Ann Arbor budget changes: Public art, police and fire staffing, fall leaf pickup, recycling and more
More police officers and firefighters? A restoration of fall leaf pickup and holiday tree pickup services? Cuts to public art? The end of recycling rewards in Ann Arbor?
Those are among the proposals on the table as the Ann Arbor City Council prepares to take final action on the 2012-13 city budget tonight.
Council members are planning to bring forward a flurry of amendments at the meeting, which starts at 7 p.m. inside city hall and is sure to last a while.
Here's a sneak preview of what's being proposed.
Six more firefighters
Jane Lumm and Margie Teall both propose increasing the number of full-time employees in the fire department from 82 to 88, which is Fire Chief Chuck Hubbard's magic number.
Ryan J. Stanton | AnnArbor.com
The City Council cut the number of FTEs in the fire department from 89 to 82 last year and tentatively planned to trim further to 77 this year.
With the city's revenue picture improving, City Administrator Steve Powers proposed a budget in April that would avoid layoffs and hold the line at 82 FTEs in fire.
But Teall and Lumm want to do better and get the department back up to 88, relying in part on additional state and federal fire protection grant money.
Teall's proposal calls for dipping into the general fund's cash reserves to pay whatever costs grant funding doesn't end up covering.
Lumm's proposal anticipates the city will be approved for a federal Staffing for Adequate Fire & Emergency Response (SAFER) grant to cover the cost of three additional firefighters.
She also believes it's realistic that state officials will approve an increase in state fire protection grant funding to cover at least one additional firefighter, and it's possible the increase from the state could be significantly higher and cover three more firefighters.
Lumm noted fire staffing levels have dropped from 126 to 82 FTEs since 2001. She said public safety services are essential and are highly valued by residents and businesses.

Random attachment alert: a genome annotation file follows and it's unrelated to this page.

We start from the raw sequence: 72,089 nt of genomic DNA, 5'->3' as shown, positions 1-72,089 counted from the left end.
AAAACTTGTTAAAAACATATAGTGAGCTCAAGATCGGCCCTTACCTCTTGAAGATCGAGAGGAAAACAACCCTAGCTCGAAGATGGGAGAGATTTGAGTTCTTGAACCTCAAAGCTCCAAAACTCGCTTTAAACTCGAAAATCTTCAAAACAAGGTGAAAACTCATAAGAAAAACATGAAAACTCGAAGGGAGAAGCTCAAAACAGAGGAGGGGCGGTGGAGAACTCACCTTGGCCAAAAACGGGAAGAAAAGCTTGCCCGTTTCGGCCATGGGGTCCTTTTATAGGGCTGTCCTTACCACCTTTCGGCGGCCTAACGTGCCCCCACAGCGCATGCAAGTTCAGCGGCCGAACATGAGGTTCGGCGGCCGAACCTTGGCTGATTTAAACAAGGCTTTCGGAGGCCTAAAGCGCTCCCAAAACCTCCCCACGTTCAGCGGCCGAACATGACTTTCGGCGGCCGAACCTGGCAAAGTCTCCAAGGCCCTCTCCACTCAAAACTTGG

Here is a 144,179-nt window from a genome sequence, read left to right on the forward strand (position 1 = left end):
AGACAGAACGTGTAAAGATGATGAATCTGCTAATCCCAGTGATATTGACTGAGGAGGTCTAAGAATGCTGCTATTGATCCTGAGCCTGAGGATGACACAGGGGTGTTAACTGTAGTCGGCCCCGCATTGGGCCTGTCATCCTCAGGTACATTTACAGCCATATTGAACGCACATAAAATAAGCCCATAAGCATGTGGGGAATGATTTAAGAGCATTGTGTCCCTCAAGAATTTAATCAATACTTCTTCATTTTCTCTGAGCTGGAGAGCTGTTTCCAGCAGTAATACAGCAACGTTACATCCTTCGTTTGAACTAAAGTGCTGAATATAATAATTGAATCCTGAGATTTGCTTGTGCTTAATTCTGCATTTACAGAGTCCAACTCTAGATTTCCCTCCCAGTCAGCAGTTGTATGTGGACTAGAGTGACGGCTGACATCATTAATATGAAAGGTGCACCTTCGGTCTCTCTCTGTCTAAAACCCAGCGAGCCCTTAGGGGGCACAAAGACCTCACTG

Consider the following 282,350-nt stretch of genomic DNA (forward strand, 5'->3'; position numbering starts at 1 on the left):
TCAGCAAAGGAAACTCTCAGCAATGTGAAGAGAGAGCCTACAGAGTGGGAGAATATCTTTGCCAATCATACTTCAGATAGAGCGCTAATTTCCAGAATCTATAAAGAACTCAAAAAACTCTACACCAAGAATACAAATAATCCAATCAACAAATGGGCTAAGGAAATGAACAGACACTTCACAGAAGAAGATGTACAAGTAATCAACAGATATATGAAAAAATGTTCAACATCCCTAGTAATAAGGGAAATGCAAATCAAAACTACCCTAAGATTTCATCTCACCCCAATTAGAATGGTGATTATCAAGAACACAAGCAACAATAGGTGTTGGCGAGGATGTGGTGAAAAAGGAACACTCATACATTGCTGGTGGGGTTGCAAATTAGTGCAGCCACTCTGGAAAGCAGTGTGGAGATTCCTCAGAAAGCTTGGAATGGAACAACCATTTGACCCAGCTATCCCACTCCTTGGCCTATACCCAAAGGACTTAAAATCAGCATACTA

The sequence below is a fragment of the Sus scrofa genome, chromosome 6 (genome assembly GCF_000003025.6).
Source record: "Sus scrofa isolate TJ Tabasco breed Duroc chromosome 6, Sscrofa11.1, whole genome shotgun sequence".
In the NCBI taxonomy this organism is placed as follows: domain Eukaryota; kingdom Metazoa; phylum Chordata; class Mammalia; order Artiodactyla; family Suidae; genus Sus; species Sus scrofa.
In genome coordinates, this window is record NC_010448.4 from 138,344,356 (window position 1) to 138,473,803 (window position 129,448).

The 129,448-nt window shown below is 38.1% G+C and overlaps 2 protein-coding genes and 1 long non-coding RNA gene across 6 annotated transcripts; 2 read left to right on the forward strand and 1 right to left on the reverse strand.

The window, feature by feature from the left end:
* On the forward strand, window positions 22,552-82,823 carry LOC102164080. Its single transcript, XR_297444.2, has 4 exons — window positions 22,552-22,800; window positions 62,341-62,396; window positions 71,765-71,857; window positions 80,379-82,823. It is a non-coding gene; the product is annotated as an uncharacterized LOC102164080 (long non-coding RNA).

If state and federal revenues don't come through as planned, Lumm suggests the city could cut spending for a high-speed rail grant match related to Fuller Road Station.
Separate from Lumm and Teall, Council Member Stephen Kunselman, D-3rd Ward, is bringing forward a proposal to generate extra local funding for fire staffing.
Kunselman wants the Downtown Development Authority to follow an interpretation of city code that would call for the return of $659,771 in tax-increment financing dollars to local taxing jurisdictions in the next year, including $199,360 to the city's general fund.
He wants to use that money to hire at least two more firefighters beyond what the city administrator proposes in his budget.
5 to 10 more police officers
Lumm also wants to amend the city administrator’s budget to add more police officer positions — 10 more if grant funds come through and five more if they don't.
Police department staffing levels have fallen from 244 to 164 FTEs since 2001, Lumm points out. The current budget of 164 FTEs includes 118 sworn police officers and Lumm said the chief previously indicated his "magic number" was 150 sworn officers.
Ryan J. Stanton | AnnArbor.com
The administrator's proposed budget adds just one FTE in police, as well as five part-time officers through a new cadet recruit program.
The city continues to apply for federal funds through the COPS Universal Hire grant program, but has not been awarded any money yet.
If awarded, Lumm said, a $1.4 million grant could fund five full-time positions for three years, based on the cost of an entry-level officer being about $90,000 a year.
Lumm's proposal calls for adding 10 more officers (in addition what's already proposed by the administrator) if the COPS grant is awarded, and five if it's not awarded.
In the most optimistic scenario, that would mean an increase of 11 full-time officer positions by July 1, plus the five part-time officers being added through the recruit program.
Lumm said the city could pay the $450,000 cost of adding five officers using up to $567,200 in recurring savings. She's calling on the administrator to make additional cuts to the budgets for mayor and council, public services, human resources and 15th District Court.
Additionally, she wants to reduce the training budget by $20,000 and amend the contract with the Ann Arbor Transportation Authority so more police costs are shifted to the AATA.
Restoring fall leaf pickup
Lumm is proposing the city restore fall leaf pickup and holiday tree pickup, two services that were eliminated in previous rounds of city budget cuts.
She argues leaf pickup is a basic service that should be provided to residents, particularly given that taxpayers pay more than $11 million a year in a solid waste millage.